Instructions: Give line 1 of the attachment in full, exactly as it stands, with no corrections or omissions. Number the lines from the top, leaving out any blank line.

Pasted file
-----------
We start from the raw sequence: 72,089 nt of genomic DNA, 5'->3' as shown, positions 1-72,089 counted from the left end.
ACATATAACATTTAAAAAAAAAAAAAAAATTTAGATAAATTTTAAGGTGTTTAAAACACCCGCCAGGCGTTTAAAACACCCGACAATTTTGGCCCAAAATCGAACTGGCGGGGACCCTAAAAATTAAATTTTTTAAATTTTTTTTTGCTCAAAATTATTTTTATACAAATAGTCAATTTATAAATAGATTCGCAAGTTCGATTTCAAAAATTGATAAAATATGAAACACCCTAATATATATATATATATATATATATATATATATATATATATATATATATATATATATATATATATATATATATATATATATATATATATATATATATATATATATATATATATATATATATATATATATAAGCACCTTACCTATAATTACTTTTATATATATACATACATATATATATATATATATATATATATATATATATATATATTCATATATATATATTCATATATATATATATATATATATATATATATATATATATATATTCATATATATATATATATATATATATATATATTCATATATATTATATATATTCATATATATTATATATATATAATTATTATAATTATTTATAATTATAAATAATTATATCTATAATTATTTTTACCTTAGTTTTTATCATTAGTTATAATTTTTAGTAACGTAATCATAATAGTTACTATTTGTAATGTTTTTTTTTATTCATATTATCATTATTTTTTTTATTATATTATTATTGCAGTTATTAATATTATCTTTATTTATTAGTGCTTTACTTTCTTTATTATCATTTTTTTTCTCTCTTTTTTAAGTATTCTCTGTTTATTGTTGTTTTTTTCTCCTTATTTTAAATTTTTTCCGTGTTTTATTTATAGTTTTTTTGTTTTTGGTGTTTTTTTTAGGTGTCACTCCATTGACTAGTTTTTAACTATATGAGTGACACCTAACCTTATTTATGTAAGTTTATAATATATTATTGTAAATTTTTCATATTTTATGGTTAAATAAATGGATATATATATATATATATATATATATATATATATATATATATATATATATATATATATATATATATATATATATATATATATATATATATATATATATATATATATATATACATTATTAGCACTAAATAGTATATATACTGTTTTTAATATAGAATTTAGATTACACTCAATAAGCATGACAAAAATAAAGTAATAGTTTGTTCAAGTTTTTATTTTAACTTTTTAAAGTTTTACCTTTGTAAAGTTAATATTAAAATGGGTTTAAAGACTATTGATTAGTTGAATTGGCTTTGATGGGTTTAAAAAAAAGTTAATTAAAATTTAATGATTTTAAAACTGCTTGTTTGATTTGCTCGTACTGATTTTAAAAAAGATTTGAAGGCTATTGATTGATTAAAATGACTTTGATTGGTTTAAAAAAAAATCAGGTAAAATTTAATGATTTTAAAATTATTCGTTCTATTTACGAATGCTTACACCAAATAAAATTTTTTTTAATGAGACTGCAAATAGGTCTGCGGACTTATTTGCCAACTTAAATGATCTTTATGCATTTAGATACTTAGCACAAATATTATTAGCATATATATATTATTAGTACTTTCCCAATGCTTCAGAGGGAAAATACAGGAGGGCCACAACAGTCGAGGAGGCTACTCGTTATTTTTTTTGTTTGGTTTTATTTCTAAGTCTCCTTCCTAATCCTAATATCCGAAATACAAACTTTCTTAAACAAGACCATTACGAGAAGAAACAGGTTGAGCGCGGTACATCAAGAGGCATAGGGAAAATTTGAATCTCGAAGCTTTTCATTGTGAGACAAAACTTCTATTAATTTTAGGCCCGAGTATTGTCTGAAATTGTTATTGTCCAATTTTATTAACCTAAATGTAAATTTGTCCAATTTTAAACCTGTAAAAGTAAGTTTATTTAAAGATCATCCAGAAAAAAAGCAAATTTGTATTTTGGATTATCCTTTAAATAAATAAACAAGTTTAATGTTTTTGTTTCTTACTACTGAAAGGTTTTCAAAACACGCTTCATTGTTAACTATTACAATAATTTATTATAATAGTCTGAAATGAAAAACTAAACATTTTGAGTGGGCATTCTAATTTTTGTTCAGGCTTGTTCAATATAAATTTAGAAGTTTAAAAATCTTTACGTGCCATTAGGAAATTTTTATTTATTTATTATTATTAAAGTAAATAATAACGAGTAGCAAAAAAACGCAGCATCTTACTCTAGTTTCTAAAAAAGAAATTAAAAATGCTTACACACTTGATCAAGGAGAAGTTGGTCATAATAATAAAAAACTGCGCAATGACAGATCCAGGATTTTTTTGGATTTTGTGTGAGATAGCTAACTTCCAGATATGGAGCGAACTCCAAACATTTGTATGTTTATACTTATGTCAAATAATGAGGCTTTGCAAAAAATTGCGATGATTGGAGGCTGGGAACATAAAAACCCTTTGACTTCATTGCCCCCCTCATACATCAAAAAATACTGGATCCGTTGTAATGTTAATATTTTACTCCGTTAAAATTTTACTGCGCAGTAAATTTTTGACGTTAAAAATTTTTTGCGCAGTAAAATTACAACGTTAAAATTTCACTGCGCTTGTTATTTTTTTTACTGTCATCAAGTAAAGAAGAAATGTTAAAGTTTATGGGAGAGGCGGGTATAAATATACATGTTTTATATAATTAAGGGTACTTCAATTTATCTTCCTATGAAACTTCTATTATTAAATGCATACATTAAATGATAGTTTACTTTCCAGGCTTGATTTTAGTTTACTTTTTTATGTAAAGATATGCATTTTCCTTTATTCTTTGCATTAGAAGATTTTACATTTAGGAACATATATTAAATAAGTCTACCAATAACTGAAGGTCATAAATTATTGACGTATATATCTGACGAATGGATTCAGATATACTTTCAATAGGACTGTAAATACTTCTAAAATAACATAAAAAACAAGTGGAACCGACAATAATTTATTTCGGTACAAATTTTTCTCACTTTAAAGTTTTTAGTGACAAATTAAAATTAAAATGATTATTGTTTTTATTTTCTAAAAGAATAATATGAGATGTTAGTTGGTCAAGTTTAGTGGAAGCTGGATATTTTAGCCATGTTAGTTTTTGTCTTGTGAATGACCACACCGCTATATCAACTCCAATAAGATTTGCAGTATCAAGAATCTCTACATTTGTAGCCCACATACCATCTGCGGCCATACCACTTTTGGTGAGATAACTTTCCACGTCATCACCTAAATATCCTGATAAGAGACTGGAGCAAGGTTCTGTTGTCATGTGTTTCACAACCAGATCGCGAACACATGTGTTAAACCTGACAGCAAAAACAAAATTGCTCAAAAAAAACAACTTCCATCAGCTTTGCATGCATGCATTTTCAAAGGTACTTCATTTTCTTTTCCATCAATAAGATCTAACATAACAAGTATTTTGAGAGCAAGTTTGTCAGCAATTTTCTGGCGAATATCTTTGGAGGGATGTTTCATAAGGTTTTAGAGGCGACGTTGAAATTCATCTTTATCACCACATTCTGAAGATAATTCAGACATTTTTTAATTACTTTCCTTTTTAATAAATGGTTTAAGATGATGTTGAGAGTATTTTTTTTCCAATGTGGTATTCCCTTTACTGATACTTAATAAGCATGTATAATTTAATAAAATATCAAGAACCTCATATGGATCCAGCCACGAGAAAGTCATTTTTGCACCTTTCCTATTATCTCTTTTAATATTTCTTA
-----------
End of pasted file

We start from the raw sequence: 72,089 nt of genomic DNA, 5'->3' as shown, positions 1-72,089 counted from the left end.